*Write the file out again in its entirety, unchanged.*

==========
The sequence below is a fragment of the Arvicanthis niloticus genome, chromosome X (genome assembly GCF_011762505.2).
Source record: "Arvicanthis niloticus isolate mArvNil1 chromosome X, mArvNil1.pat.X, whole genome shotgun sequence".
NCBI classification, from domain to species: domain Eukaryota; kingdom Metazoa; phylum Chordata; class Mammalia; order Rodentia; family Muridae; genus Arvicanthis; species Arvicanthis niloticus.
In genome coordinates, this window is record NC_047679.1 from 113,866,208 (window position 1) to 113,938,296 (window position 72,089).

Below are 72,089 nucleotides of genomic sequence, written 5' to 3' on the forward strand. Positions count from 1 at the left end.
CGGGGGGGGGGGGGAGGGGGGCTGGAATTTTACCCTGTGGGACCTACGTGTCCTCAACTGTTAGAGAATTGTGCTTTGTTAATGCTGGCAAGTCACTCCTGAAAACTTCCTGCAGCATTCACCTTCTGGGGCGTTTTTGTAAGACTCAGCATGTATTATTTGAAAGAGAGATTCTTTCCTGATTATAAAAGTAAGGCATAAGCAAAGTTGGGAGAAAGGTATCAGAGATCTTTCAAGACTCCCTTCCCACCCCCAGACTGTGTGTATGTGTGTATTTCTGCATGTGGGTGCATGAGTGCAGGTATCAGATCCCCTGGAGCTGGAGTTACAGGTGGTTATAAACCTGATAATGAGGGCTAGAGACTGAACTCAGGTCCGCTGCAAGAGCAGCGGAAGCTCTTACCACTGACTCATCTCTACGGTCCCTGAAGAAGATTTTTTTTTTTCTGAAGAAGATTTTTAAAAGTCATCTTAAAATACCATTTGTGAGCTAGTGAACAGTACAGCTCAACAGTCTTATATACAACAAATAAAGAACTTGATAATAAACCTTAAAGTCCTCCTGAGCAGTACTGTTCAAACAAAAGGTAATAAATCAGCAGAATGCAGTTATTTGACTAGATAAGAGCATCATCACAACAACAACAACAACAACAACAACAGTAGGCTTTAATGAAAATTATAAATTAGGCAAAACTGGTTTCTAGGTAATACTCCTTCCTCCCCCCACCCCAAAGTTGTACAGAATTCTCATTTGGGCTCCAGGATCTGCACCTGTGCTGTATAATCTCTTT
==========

The sequence below is a fragment of the Arvicanthis niloticus genome, chromosome X (genome assembly GCF_011762505.2).
Source record: "Arvicanthis niloticus isolate mArvNil1 chromosome X, mArvNil1.pat.X, whole genome shotgun sequence".
NCBI classification, from domain to species: domain Eukaryota; kingdom Metazoa; phylum Chordata; class Mammalia; order Rodentia; family Muridae; genus Arvicanthis; species Arvicanthis niloticus.
In genome coordinates, this window is record NC_047679.1 from 113,866,208 (window position 1) to 113,938,296 (window position 72,089).

Below are 72,089 nucleotides of genomic sequence, written 5' to 3' on the forward strand. Positions count from 1 at the left end.
CGGGGGGGGGGGGGAGGGGGGCTGGAATTTTACCCTGTGGGACCTACGTGTCCTCAACTGTTAGAGAATTGTGCTTTGTTAATGCTGGCAAGTCACTCCTGAAAACTTCCTGCAGCATTCACCTTCTGGGGCGTTTTTGTAAGACTCAGCATGTATTATTTGAAAGAGAGATTCTTTCCTGATTATAAAAGTAAGGCATAAGCAAAGTTGGGAGAAAGGTATCAGAGATCTTTCAAGACTCCCTTCCCACCCCCAGACTGTGTGTATGTGTGTATTTCTGCATGTGGGTGCATGAGTGCAGGTATCAGATCCCCTGGAGCTGGAGTTACAGGTGGTTATAAACCTGATAATGAGGGCTAGAGACTGAACTCAGGTCCGCTGCAAGAGCAGCGGAAGCTCTTACCACTGACTCATCTCTACGGTCCCTGAAGAAGATTTTTTTTTTTCTGAAGAAGATTTTTAAAAGTCATCTTAAAATACCATTTGTGAGCTAGTGAACAGTACAGCTCAACAGTCTTATATACAACAAATAAAGAACTTGATAATAAACCTTAAAGTCCTCCTGAGCAGTACTGTTCAAACAAAAGGTAATAAATCAGCAGAATGCAGTTATTTGACTAGATAAGAGCATCATCACAACAACAACAACAACAACAACAACAGTAGGCTTTAATGAAAATTATAAATTAGGCAAAACTGGTTTCTAGGTAATACTCCTTCCTCCCCCCACCCCAAAGTTGTACAGAATTCTCATTTGGGCTCCAGGATCTGCACCTGTGCTGTATAATCTCTTT